ME-Both of the above. With the 150 year anniversary of the Civil War, interest is growing among the reading and movie-going public. Take a look at the success of last year's Lincoln and this year's Twelve Years a Slave. And I have definitely evolved as the writer after producing and (having edited) twelve books prior to rewriting The Quaker and the Rebel.
 
MN-One of your reviewers stated that your characters are not stereotyped, which after reading the book, I completely agree with. How hard was it to write a piece based on an actual event that you did not witness (but had to rely on research alone) without stereotyping?
 
ME-My romance is purely fiction. I created a composite character for my hero from two historical larger-than-life partisan rangers. By taking characteristics/habits/events from both men, I was able to create a non-stereotypical "hero." For my heroine, I read several accounts of conductors/governesses/independent females of the time-period and gave her an identity all her own.
 
MN-Most of your novels are based on the Amish lifestyle, and this one revolves around Emily, who is a Quaker. For readers that may find the two confusing, what are the differences and similarities between the Amish and the Quakers?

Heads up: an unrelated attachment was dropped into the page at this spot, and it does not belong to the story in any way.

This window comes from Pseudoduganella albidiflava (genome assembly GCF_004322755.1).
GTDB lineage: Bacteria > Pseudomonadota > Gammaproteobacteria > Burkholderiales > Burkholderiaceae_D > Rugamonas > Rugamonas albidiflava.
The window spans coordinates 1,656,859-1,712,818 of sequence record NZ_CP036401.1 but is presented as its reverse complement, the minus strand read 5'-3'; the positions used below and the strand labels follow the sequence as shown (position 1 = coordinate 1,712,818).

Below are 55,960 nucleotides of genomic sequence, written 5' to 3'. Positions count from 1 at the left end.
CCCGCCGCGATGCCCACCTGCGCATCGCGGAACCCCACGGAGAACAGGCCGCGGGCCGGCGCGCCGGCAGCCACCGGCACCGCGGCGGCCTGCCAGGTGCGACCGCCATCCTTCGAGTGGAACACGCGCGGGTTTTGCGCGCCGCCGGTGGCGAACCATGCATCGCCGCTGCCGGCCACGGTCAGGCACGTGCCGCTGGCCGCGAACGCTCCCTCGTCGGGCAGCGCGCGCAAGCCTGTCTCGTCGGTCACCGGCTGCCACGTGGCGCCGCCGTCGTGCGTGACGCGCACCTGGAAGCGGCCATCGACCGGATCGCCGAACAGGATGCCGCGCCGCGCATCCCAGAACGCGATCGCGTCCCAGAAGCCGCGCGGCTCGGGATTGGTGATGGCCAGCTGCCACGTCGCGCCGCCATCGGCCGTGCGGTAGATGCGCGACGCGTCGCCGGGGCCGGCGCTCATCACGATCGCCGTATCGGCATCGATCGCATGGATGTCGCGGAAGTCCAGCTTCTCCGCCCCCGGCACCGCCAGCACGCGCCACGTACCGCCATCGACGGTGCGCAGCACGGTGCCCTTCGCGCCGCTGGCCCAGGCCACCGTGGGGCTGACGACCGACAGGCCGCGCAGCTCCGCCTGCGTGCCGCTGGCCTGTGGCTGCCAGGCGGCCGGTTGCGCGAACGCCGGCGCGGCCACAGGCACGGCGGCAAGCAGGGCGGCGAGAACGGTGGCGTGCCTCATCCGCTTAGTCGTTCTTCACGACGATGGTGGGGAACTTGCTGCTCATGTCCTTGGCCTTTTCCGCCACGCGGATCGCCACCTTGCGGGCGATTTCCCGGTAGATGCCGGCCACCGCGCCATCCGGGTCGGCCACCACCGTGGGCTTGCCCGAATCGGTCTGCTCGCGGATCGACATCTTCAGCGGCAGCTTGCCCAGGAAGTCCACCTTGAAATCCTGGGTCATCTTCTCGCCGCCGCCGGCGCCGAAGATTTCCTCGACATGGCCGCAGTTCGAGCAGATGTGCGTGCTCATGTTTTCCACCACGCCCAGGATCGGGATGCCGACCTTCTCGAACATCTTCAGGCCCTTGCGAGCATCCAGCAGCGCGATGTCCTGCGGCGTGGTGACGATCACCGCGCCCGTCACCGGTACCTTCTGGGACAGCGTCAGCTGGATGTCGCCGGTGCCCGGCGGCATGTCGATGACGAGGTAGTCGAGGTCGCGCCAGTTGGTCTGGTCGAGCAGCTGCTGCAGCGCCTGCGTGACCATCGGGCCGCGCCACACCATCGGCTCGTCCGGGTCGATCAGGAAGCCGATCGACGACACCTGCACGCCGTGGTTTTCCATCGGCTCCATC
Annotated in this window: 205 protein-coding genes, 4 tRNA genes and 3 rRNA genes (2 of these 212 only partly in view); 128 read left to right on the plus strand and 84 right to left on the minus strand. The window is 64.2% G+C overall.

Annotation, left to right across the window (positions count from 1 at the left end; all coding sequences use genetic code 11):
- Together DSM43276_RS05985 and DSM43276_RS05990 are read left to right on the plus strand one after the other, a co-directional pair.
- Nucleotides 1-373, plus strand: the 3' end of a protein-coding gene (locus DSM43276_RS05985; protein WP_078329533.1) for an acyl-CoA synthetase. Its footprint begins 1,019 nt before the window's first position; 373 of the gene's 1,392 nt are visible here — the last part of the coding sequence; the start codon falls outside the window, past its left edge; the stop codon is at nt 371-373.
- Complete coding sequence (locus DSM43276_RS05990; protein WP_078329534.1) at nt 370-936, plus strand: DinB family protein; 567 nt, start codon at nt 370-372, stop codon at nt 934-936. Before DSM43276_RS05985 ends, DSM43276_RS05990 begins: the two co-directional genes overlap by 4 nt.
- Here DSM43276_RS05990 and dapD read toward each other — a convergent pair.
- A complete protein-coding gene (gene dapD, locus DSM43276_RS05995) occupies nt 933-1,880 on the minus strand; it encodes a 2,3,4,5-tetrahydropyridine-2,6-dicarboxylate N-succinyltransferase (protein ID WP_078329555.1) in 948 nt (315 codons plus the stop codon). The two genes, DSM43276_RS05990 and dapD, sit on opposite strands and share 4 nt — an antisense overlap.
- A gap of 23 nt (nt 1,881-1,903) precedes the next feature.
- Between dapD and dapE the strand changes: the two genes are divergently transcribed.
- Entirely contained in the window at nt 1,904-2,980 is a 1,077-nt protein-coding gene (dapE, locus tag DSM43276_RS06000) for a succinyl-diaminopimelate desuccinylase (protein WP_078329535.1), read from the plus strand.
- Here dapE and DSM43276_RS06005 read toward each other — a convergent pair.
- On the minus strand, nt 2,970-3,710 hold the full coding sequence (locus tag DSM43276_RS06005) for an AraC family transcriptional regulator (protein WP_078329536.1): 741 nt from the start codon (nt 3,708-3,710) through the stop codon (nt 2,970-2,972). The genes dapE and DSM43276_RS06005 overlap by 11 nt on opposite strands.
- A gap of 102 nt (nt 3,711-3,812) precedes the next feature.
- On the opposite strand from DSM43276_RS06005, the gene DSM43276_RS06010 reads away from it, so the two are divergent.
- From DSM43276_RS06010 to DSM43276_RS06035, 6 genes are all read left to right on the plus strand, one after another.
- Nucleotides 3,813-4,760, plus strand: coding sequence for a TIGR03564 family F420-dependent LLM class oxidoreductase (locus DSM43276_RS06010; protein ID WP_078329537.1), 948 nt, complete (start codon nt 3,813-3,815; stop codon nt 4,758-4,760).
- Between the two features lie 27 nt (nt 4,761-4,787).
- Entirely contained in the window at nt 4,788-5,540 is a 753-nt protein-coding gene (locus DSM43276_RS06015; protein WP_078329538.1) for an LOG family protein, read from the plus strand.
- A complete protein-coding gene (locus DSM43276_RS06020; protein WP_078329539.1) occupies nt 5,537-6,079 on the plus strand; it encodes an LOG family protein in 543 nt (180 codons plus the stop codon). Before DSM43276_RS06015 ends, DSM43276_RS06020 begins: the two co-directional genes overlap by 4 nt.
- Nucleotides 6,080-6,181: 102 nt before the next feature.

ME-The similarities would be both Christian sects dress "plainly", are pacifists and therefore conscientious objectors, (although some Quakers did enlist in the Union Army), neither gambles, dances, or drinks (although modest alcohol consumption is allowed in some Amish districts), and both believe in "turning the other cheek." The Quakers as a whole were anti-slavery and many were actively involved in the Underground Railroad. However, I discovered while researching that a few Quakers did own slaves. Generally speaking, the Amish remove themselves from modern living to reduce their exposure to temptation, whereas the Quakers were very much part of their communities.
 
MN-While reading The Quaker and the Rebel, I thought about the risks involved in fighting against slavery during that era, and wondered how many heroines advocated against it in spite of its social ramifications. What do you believe is an equivalent issue in 2014 that women are advocating for, and risking much in the process?
 
ME-Goodness, I'm not sure any of the issues women fight for these days carry the same level of risk. We're able to advocate using the internet and social media in less dangerous ways. However, I've read of women venturing abroad to stop the use of land mines, the spread of human trafficking, and child labor atrocities in third world nations. I applaud their efforts.
 
MN-Emily is a fascinating character.  She is strong willed with admirable intentions, yet leaves a lot to be desired in the attitude department at times. Is she a reflection on the human spirit; just because we see a course exterior doesn't mean it's not a soft interior?